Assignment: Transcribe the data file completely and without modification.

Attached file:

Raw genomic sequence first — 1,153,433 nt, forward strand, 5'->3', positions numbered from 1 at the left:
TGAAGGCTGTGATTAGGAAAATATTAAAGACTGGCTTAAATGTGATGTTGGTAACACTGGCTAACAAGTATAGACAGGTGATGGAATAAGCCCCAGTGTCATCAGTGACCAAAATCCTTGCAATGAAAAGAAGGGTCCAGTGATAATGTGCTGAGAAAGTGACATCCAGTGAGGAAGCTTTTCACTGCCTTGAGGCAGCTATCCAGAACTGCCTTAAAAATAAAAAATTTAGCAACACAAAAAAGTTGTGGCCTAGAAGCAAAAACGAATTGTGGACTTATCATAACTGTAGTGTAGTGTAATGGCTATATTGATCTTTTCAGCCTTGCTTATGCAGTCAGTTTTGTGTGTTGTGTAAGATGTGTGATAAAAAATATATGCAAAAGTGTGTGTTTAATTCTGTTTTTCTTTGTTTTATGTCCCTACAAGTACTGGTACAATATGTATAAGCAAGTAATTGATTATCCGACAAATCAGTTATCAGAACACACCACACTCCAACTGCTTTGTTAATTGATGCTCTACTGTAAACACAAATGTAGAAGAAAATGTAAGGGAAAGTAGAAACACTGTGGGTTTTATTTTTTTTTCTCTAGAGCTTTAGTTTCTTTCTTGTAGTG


Raw genomic sequence first — 1,153,433 nt, forward strand, 5'->3', positions numbered from 1 at the left:
TGAAGGCTGTGATTAGGAAAATATTAAAGACTGGCTTAAATGTGATGTTGGTAACACTGGCTAACAAGTATAGACAGGTGATGGAATAAGCCCCAGTGTCATCAGTGACCAAAATCCTTGCAATGAAAAGAAGGGTCCAGTGATAATGTGCTGAGAAAGTGACATCCAGTGAGGAAGCTTTTCACTGCCTTGAGGCAGCTATCCAGAACTGCCTTAAAAATAAAAAATTTAGCAACACAAAAAAGTTGTGGCCTAGAAGCAAAAACGAATTGTGGACTTATCATAACTGTAGTGTAGTGTAATGGCTATATTGATCTTTTCAGCCTTGCTTATGCAGTCAGTTTTGTGTGTTGTGTAAGATGTGTGATAAAAAATATATGCAAAAGTGTGTGTTTAATTCTGTTTTTCTTTGTTTTATGTCCCTACAAGTACTGGTACAATATGTATAAGCAAGTAATTGATTATCCGACAAATCAGTTATCAGAACACACCACACTCCAACTGCTTTGTTAATTGATGCTCTACTGTAAACACAAATGTAGAAGAAAATGTAAGGGAAAGTAGAAACACTGTGGGTTTTATTTTTTTTTCTCTAGAGCTTTAGTTTCTTTCTTGTAGTG